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Prevalence of Escherichia coli O157:H7 and Salmonella in Camels, Cattle, Goats and Sheep Harvested for Meat in Riyadh

Joseph M. Bosilevac, Mustafa A. Gassem, Ibraheem A. Al Sheddy, Salah A. Almaiman, Ibrahim S. Al-Mohizea, Abdullah Alowaimer, Mohammad Koohmaraie
Journal of food protection 2015 v.78 no.1 pp. 89-96
Escherichia coli O157, Salmonella, camels, cattle, feces, food animals, food contamination, food pathogens, goats, hides and skins, meat, prevalence, sampling, seasonal variation, sheep, Saudi Arabia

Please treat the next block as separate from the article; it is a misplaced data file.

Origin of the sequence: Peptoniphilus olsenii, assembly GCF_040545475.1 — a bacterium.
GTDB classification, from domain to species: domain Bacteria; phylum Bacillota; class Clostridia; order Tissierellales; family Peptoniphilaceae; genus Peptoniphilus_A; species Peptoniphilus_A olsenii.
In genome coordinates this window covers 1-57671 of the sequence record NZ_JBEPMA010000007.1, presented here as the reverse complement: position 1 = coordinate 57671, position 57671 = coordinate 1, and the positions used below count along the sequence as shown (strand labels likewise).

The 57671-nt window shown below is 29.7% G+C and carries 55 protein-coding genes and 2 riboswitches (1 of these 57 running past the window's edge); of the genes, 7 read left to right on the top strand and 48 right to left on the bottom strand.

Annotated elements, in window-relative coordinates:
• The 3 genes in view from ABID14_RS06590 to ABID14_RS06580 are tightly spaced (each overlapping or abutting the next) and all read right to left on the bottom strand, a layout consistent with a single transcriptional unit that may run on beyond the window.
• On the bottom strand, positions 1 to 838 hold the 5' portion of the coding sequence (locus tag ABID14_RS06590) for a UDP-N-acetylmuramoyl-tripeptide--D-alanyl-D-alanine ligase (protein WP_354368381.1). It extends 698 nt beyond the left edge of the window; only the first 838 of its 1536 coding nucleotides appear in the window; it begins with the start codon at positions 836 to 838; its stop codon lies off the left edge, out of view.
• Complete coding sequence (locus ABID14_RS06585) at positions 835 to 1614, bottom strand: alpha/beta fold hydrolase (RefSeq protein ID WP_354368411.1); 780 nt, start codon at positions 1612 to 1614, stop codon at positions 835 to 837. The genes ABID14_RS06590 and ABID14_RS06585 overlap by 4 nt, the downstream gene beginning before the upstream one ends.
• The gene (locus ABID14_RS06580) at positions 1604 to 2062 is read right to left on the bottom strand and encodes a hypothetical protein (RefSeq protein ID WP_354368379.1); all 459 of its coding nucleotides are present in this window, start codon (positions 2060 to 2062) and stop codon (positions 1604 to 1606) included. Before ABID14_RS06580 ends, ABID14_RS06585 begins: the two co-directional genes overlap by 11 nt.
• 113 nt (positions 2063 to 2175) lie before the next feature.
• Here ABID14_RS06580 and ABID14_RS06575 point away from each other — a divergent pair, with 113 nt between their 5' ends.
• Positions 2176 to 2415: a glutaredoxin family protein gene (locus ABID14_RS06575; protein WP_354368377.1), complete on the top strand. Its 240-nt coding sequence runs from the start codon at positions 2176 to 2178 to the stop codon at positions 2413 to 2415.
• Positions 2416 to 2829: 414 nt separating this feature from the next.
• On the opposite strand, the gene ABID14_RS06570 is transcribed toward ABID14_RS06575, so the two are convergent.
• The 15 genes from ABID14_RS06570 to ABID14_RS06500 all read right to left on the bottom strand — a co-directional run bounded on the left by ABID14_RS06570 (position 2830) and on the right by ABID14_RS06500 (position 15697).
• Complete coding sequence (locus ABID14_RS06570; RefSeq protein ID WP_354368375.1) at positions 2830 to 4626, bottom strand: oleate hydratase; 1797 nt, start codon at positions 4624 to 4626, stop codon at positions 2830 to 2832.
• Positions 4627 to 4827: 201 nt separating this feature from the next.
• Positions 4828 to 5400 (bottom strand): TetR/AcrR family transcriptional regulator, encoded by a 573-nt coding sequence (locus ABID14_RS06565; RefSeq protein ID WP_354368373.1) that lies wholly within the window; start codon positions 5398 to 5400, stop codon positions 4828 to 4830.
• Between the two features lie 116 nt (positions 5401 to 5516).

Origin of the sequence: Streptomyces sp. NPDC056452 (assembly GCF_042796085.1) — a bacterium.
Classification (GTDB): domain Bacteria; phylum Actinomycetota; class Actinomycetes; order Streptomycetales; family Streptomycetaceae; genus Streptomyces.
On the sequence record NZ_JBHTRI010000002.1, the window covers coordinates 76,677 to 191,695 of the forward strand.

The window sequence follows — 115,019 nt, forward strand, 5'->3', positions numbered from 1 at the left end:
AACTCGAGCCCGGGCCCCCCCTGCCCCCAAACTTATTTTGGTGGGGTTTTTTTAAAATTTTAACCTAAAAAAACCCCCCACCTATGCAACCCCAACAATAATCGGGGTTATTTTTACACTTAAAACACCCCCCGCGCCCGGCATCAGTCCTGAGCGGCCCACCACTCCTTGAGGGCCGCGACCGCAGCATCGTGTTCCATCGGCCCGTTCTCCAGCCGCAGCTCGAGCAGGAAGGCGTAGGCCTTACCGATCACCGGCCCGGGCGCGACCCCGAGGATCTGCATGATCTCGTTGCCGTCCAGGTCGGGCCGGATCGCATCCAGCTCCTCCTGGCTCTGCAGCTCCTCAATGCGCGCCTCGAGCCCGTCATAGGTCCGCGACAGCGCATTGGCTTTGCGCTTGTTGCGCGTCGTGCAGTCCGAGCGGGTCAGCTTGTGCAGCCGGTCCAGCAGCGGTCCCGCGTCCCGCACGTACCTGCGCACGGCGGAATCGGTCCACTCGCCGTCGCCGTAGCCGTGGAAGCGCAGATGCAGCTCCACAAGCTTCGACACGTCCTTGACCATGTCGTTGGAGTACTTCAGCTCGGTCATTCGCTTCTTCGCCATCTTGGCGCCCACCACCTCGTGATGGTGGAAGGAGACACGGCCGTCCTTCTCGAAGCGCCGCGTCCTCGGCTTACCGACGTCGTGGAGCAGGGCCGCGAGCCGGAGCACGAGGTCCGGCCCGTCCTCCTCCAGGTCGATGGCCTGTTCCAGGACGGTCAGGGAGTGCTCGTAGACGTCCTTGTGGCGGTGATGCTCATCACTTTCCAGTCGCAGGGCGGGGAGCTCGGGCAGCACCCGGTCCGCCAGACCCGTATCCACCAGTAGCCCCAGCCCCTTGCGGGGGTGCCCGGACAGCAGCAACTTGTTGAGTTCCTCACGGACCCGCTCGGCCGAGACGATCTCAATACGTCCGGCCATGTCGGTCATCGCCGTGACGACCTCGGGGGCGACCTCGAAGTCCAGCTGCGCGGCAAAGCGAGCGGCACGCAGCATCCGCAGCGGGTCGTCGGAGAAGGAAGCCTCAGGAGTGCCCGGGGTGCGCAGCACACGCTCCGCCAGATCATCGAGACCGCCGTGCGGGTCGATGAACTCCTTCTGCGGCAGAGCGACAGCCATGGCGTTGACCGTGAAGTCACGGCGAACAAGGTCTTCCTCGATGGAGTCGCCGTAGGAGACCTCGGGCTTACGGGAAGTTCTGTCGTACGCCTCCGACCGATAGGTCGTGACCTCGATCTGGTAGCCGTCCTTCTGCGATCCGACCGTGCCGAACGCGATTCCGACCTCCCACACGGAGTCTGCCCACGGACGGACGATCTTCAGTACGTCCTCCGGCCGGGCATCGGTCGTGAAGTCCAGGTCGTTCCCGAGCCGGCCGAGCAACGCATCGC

Escherichia coli O157:H7 and Salmonella are significant foodborne pathogens that can be found in the feces and on the hides of meat animals. When hides are removed during the harvest process, the carcass and subsequent meat products can become contaminated. Camels, cattle, sheep, and goats are harvested for meat in Riyadh, Saudi Arabia. The prevalence of E. coli O157:H7 and Salmonella are unknown in these animals, and it is assumed that if the animals carry the pathogens in their feces or on their hides, meat products are likely to become contaminated. To this end, a minimum of 206 samples each from hides and feces of camels, cattle, goats, and sheep were collected over the course of 8 months and tested for E. coli O157:H7 and Salmonella. It was found that E. coli O157:H7 was present in feces (10.7, 1.4, 2.4, and 2.4%) and on hides (17.9, 8.2, 2.9, and 9.2%) of cattle, goats, camels, and sheep, respectively. The prevalence of Salmonella was 11.2, 13.5, 23.2, and 18.8% in feces and 80.2, 51.2 67.6, and 60.2% on hides of cattle, goats, camels, and sheep, respectively. The prevalence of E coli O157:H7 was nearly zero in all samples collected in June and July, while Salmonella did not exhibit any seasonal variation. These results constitute the first comprehensive study of E. coli O157:H7 and Salmonella prevalence in Saudi Arabian meat animals at harvest.